I Heart Vacation

Vacation and I get along very well.  I love being completely in control of what I do and when I do it. I’m spending entirely too much time in my pajamas and bathrobe.  It’s a good thing that I don’t smoke cigarettes and drink beer – or it could get really ugly around here.  I’ve set a goal for myself for today:  Take a shower, get dressed and leave the house.  No pressure, though.  If it happens, it happens.

My 3rd graders wore me out.  They’ve been full of beans (as my mother would say) – so stir crazy from being cooped up inside so much.  There were only a few days over the course of the last several weeks that we were able to go outside for recess.  During the rest of the days, we could be found inside the classroom with the door shut with me constantly calling out things like, “Keep your hands to yourself!”, “Slow yourself down there, buddy!”, and “We’re not doing wrestling moves in here, guys.”  The kids were wild.

I was constantly keeping a close watch on my wild boys, who’ve recently become obsessed with Google Images.  Yikes.  Now that’s an invitation to teacherly disaster.  While my kids are innocently looking for photos of  cute puppies, Nascar drivers, or professional wrestlers, they could see some NFK stuff.  (Another Mom-ism: Not For Kids).  I recently talked with a fellow teacher who had a bad Google Images experience in her classroom.  The kids were searching for people’s names following by .com to see what would come up (like Knelley.com).  They googled several of the kids’ names, but didn’t come up with anything.  Then they typed in their teacher’s first name, followed by .com.  The first image that came up was a photo of a bare chest.  Breast.  Boobs.  Alarming?  Of course.  We don’t want our students to be looking at naked women in the classroom.  But the horrifying part – some of the kids actually believed they were looking at their teacher’s boobs!  Holy crap.  It took many chats with the principal and with parents to clean up that mess.  We don’t do the Google Images thing in my classroom anymore.

Even the usually-calm-and quiet kids were starting to do wacky things and they were getting on each other’s nerves.  There were lots of tears and complaints about friends – “She’s copying everything I do!  I made a Bubbles book (?!).  She made a Bubbles book.  I drew a picture of a horse.  She drew a picture of a horse.  She copies everything I do and I’m just not comfortable with it.”  The reply: “We were doing things together because I thought we were friends!  I’m not copying you – I’m doing it with you.”  Ugh.  Me?  “I’m so surprised that you’re getting so upset.  You’ve been such good friends ever since you got the same eyeglasses.  Go try to work it out.”  Ugh.  We were fine when we were actually working and learning, but the social time was a mess.

Come to think of it, some of the working and learning times were a mess, too.  The one that comes to mind  . . .

Remember that Adventures with Emmie the Cat thing that I started a while back?  One of my boys was reading his Adventures with Emmie story aloud to the class while they were all gathered on the rug for our daily read aloud. (Just so you know, we’ve been reading a book called Snot Stew.  That’s how ugly it’s getting in my classroom.)  This boy wrote about taking Emmie to a birthday party and while he wasn’t looking, she ate his piece of cake.  He also told us that he woke up in the middle of the night and found Emmie playing video games.  It was really cute.  After he was done with his story, I jumped in, acting like I was really disgusted.  I said, “I don’t know if I should allow anyone else to take Emmie home.  I think you’re all corrupting her.  Do you know what corrupting means? (They did.)  She never behaved like this before.  She never would have eaten someone’s cake without permission or snuck around in the middle of the night to play video games.  I’m shocked.  I can only imagine what you’ll teach her next.”  The kids all laughed until one of my scarier boys piped in with, “We’ll have to teach her how to get rid of a body and how to clean up the blood.”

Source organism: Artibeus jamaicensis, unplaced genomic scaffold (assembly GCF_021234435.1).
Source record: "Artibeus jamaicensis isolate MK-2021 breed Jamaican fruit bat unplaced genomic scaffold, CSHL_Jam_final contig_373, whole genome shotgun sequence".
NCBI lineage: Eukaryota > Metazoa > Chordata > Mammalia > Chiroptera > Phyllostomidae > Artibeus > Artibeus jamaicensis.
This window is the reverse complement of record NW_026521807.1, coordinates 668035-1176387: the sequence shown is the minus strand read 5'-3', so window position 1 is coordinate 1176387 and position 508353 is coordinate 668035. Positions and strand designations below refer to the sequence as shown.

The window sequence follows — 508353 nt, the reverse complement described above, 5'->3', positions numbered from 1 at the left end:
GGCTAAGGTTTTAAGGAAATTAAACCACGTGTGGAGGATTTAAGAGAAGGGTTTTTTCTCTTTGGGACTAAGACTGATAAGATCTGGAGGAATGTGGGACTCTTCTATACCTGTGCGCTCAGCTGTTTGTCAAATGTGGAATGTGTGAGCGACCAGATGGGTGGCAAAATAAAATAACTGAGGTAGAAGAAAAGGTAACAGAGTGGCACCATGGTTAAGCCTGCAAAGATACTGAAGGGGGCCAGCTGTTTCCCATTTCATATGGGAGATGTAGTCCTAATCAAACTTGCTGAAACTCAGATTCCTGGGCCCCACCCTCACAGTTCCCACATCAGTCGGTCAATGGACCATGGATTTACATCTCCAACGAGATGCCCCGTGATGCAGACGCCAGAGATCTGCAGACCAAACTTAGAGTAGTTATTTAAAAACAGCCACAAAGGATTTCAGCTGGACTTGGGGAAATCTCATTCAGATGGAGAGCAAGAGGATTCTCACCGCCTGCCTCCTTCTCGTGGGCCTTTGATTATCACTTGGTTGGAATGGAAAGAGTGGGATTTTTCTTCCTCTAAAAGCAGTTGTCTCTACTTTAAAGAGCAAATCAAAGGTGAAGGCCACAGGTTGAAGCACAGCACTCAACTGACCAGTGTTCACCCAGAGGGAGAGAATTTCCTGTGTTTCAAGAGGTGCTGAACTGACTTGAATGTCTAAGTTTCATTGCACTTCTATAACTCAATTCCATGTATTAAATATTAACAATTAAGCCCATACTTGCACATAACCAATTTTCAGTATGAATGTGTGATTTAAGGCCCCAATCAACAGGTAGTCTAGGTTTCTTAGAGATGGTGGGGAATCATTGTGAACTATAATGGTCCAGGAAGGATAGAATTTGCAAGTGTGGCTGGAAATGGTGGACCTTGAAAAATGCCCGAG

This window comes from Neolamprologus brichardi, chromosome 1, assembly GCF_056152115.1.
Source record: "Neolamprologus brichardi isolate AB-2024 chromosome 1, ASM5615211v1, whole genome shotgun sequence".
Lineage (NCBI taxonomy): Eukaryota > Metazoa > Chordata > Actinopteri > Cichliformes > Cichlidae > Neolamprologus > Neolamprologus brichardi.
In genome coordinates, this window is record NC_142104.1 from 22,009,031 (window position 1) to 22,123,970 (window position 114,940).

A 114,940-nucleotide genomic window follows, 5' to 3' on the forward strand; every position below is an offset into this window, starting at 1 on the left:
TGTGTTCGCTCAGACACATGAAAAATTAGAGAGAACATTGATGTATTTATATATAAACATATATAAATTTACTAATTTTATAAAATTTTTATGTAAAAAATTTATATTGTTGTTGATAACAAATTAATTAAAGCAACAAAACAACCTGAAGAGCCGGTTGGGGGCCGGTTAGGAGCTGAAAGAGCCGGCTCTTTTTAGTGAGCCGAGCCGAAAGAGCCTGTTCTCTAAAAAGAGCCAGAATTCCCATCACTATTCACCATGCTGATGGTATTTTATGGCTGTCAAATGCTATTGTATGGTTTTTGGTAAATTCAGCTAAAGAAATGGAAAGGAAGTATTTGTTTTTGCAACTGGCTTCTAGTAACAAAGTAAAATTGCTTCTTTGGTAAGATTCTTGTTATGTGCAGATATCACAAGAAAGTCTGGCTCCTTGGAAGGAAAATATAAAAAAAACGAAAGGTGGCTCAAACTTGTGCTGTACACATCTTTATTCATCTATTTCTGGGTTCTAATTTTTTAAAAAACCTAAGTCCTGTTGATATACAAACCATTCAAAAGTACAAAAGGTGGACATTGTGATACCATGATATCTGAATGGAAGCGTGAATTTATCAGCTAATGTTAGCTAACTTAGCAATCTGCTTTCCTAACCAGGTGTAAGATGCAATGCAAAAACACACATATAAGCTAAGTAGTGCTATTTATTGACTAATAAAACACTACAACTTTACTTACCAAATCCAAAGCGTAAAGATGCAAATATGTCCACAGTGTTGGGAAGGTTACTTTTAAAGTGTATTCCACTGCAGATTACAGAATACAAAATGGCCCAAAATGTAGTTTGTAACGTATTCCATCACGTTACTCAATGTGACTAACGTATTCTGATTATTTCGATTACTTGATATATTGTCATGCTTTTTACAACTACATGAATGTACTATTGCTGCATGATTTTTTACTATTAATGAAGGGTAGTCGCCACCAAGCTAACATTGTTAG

What?  What?  We had a private little chat about that comment, during which the boy rolled his eyes and continued his daily routine of acting like I’m the queen of the idiots.

So . . . can you see why I’m happy I’m on vacation?  These kids wear me out.  I love them all (well . . . the eye-roller is kind of hard to love), but we all do much better when we have a break from each other.

I’m happy to be knitting, reading, watching my DVR’d shows, and sleeping.  Oh – and thank goodness for my DVR’d shows.  Daytime television is so sad.  While reading this morning, a commercial for a soap opera came on and even though I didn’t pick up my head to look, I heard this:  “I was ready to give you the daughter you always wanted, but now I find out my sister already did.”  Gag.

Next time, I’ll show you some knitting.  Have to go make some of that happen now.

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4 Responses to “I Heart Vacation”

  1. Mom Says:

    Don’t make nasty remarks about mt favorite soap opera. I watch” All My Children” every day. Even daddy watches some time. When is my Emmie turn ???
    XXXOOO, Mom

  2. rmsheffler Says:

    Can I bring Emmie home? Maybe Chesney will enjoy having a temporary playmate. I promise I won’t let her play video games with DH!

  3. accountantgrrl Says:

    I’m totally with you on daytime TV, Knelley. Why do you think I end up watching five hours of “Unsolved Mysteries” on Spike TV?

    That “snowflake” sounds extremely creepy. I hope to God he was kidding….he was kidding, right?!

  4. Kathy Says:

    HEY! I watch that show too! One commercial tells you nothing! I want Emmie too! Your family can show her a responsible time. Well…maybe.

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